Manhattan Cocktail

Manhattan Cocktail

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  1. For countless centuries, the Indian tribe called the Lenape inhabited the area we now call New York City and, according to Online Etymology Dictionary, Encarta and Wikipedia, in the native language of the Lenape Indians the name Manhattan means “hilly island”; however, the book 5087 Trivia Questions & Answers by Kranes, Worth and Tamerius claims that it means “the place where we all got drunk”. We can question which claim is valid, but let’s face it: the second translation is a lot more interesting, to let’s go with that one.

     Several individuals take credit for the invention of the cocktail of the same name; all we know for certain is that the drink originated on the island of Manhattan (giving some much needed credence to the afore-mentioned translation). What’s important is that the drink is simple to make, but you better be sure to make your request clear when ordering it at a reputable bar, because the difference between a dry and standard Manhattan is akin to the disparity between ice cream and creamed spinach.

     The Dry Manhattan, which is, in essence, a whiskey martini, consists of 3 ounces of whiskey combined with ¼ ounce dry vermouth in an mixing cup ¾ filled with ice (use ice cubes whenever possible; also, many recipes will suggest using 1½ ounces of whiskey; ignore such recipes, for they were written for lightweights will rubber legs). As with all cocktails served “straight up”, meaning in a stemmed glass without ice, you should stir the drink with a cocktail spoon in the ice rather than shake it. Yes, shaking cocktails is all the rage at trendy bars because it looks “cool”; however, you wind up with a watered down, cloudy, unattractive drink and shaking affects the taste as it blends air into the drink, and if you live where the air is foul—like in LA—that’s something you’d rather not have in your drink. Whenever possible, place your stemmed glasses in a freezer to chill them 10 or more minutes before mixing the drink. If this isn’t possible, fill the glasses with ice (crushed if possible) and fill with water and let them sit until the drink is ready to pour; then shake out as much of the water as possible (this method waters down drinks, so you’re always better off putting the glasses in the freezer if you can). Use a cocktail strainer to pour the drinks, garnish them with large green olives and enjoy them with some rapidity, because “straight up” drinks are best imbibed cold. 

     A Perfect Manhattan is the same basic drink except for the garnish and that instead of only dry vermouth, you add only a dash of both dry and sweet vermouth to the mixing glass (generally speaking, a count of four while pouring through a pour spout equals one ounce, though the count is somewhat faster than counting seconds; therefore, a count of 12 will pour about three ounces into a glass). Pour as detailed for a dry Manhattan (chilled glass… How many times must I remind you to chill the darned glasses!) and garnish with a twist of lemon.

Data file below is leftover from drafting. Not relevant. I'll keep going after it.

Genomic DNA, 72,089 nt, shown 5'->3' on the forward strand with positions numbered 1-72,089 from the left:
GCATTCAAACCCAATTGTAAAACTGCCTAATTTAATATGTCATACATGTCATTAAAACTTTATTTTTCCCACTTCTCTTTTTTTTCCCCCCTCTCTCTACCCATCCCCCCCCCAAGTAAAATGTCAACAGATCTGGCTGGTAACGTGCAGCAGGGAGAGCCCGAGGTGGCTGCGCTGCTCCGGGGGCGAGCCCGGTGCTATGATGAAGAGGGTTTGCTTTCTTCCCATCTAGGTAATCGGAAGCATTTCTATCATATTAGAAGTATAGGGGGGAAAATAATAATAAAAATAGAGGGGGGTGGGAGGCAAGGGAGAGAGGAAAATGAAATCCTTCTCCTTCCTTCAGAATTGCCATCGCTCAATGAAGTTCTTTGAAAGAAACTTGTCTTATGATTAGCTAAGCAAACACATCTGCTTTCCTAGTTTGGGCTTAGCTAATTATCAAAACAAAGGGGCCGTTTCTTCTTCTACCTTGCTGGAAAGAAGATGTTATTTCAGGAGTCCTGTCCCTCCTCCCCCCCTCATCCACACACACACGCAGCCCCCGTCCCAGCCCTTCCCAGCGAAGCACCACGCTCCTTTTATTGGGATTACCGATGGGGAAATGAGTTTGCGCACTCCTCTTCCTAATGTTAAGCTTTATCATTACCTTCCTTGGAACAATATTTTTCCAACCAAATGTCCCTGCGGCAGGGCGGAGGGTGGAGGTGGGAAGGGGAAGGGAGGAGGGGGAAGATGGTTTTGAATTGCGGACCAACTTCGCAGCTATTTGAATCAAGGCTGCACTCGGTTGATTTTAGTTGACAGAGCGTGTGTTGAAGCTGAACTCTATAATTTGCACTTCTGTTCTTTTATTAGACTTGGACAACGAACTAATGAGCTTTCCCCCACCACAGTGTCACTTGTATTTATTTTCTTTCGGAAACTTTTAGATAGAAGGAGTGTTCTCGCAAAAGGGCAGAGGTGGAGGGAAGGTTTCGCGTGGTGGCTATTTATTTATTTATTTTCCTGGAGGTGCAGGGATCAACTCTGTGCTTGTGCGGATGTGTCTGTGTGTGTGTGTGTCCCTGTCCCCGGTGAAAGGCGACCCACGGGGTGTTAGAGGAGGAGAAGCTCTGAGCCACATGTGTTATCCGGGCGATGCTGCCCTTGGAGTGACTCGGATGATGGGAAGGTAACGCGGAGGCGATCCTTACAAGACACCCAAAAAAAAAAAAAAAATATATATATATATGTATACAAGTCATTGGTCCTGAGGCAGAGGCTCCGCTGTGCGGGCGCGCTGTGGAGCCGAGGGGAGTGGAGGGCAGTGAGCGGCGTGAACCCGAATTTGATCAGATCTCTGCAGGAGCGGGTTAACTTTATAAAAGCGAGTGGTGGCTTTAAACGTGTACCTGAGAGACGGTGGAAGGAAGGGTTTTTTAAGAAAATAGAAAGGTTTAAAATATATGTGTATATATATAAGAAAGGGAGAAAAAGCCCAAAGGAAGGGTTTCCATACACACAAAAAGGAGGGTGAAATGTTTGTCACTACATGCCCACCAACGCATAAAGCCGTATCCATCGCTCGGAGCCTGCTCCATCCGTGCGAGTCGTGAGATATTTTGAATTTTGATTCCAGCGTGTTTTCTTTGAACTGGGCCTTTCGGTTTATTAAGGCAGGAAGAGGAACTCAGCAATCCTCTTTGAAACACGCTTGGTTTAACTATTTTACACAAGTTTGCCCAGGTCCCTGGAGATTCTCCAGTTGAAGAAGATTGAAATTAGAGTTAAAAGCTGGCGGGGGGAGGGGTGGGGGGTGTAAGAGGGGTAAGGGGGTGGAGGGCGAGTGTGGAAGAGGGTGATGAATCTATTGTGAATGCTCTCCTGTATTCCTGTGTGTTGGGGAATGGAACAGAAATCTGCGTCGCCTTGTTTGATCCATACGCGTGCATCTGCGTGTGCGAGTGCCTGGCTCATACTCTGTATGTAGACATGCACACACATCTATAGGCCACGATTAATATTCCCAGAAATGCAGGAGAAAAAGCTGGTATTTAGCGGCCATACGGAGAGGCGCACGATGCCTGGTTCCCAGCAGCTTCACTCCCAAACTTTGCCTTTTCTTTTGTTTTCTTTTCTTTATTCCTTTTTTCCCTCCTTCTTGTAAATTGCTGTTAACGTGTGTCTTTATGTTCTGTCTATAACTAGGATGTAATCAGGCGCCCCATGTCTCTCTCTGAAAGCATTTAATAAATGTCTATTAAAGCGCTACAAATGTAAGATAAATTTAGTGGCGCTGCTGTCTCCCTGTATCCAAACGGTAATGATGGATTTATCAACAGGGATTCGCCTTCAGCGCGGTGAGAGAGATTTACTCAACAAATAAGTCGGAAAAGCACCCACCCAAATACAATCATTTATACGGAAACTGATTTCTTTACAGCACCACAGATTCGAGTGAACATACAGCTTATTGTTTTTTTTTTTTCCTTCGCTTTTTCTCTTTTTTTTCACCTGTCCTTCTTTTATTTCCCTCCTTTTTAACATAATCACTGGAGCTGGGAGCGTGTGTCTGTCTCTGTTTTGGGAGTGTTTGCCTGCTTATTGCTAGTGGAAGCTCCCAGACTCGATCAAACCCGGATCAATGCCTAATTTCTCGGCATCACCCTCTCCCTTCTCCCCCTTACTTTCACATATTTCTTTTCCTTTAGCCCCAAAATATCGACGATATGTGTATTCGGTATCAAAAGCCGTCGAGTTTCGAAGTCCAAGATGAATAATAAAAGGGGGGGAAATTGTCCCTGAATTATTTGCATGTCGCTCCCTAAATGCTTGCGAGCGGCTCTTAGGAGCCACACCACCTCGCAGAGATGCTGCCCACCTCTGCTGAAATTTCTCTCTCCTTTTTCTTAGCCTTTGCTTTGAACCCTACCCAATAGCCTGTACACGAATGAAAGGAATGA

The Standard Manhattan is really the only recipe you’ll ever need. Hardly anyone orders a dry or perfect Manhattan for one good reason: they’re both repulsive drinks! Making a martini out of vodka makes perfect sense as vodka has virtually no flavor; even gin makes a kind of sense, in that its odd flavor goes well with dry vermouth (and nothing else in the world goes well with dry vermouth) and with green olives. But whiskey has a powerful flavor of its own, and adding a mixer that makes whiskey even drier—and drinking whiskey with an olive floating it it—simply makes no sense, other than for shock value for the palate-sensitive. Trust me: if a friend asks you to make him a Manhattan, he will not be pleased if you hand him one garnished with a lemon twist or, worse yet, a green olive.  Wars have started over less.

     To make an excellent Standard Manhattan, first remember to chill your cocktail glasses. This is an important point that most people overlook, so impress your friends by doing it right. Fill your mixing glass ¾ full of cube ice and add a drizzle of maraschino cherry juice (how much you add depends on how sweet you want your drink). Now add the sweet vermouth; be sure it’s the red stuff, not the clear dry vermouth or you’ll create the Frankenstein’s Monster of cocktails. How much sweet vermouth you use is up to you; it all depends on how sweet you like your drink and how much you want to mask the flavor of the whiskey. You should add no less than ¼ ounce of vermouth and as much as 2½ ounces (which will make the drink smooth and sweet but not overbearingly sweet, covering most of the whiskey flavor; I recommend using 2½ ounces of sweet vermouth). If you aren’t sure, start with ¼ ounce, add 3 ounces of whiskey, stir the drink and taste it before pouring; keep adding more vermouth until you achieve the proper sweetness—and keep track of the number count so you’ll know how much vermouth to add the next time you make it. Once you get it right, pour the drink and drop a stemmed maraschino cherry into the glass for garnish. If you add a considerable amount of sweet vermouth and the splash of maraschino cherry juice to the drink, it will come out a brilliant ruby red color that will dazzle your guests. In addition, adding a lot of sweet vermouth and maraschino cherry juice will help to smooth the flavor of sub-par whiskey, and when making a Manhattan you’re better off using the cheap stuff. Save the good whiskey for sipping straight.

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